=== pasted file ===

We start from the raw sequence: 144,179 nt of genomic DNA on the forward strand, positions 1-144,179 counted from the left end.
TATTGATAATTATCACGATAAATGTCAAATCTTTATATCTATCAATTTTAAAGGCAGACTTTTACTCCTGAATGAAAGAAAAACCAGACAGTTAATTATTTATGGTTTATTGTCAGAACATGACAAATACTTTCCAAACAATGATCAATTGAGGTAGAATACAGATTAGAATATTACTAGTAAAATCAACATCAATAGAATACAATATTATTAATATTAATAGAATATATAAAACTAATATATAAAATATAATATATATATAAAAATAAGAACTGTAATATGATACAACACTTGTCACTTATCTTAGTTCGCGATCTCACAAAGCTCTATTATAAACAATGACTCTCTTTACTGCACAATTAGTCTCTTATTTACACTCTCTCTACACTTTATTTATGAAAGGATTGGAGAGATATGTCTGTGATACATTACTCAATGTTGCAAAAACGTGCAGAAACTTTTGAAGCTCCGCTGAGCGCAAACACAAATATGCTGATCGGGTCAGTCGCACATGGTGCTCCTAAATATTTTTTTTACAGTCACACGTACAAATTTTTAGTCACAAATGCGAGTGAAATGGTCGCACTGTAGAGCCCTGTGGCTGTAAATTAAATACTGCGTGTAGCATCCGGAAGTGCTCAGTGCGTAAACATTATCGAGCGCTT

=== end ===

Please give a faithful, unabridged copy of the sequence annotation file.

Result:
We start from the raw sequence: 144,179 nt of genomic DNA on the forward strand, positions 1-144,179 counted from the left end.
TATTGATAATTATCACGATAAATGTCAAATCTTTATATCTATCAATTTTAAAGGCAGACTTTTACTCCTGAATGAAAGAAAAACCAGACAGTTAATTATTTATGGTTTATTGTCAGAACATGACAAATACTTTCCAAACAATGATCAATTGAGGTAGAATACAGATTAGAATATTACTAGTAAAATCAACATCAATAGAATACAATATTATTAATATTAATAGAATATATAAAACTAATATATAAAATATAATATATATATAAAAATAAGAACTGTAATATGATACAACACTTGTCACTTATCTTAGTTCGCGATCTCACAAAGCTCTATTATAAACAATGACTCTCTTTACTGCACAATTAGTCTCTTATTTACACTCTCTCTACACTTTATTTATGAAAGGATTGGAGAGATATGTCTGTGATACATTACTCAATGTTGCAAAAACGTGCAGAAACTTTTGAAGCTCCGCTGAGCGCAAACACAAATATGCTGATCGGGTCAGTCGCACATGGTGCTCCTAAATATTTTTTTTACAGTCACACGTACAAATTTTTAGTCACAAATGCGAGTGAAATGGTCGCACTGTAGAGCCCTGTGGCTGTAAATTAAATACTGCGTGTAGCATCCGGAAGTGCTCAGTGCGTAAACATTATCGAGCGCTT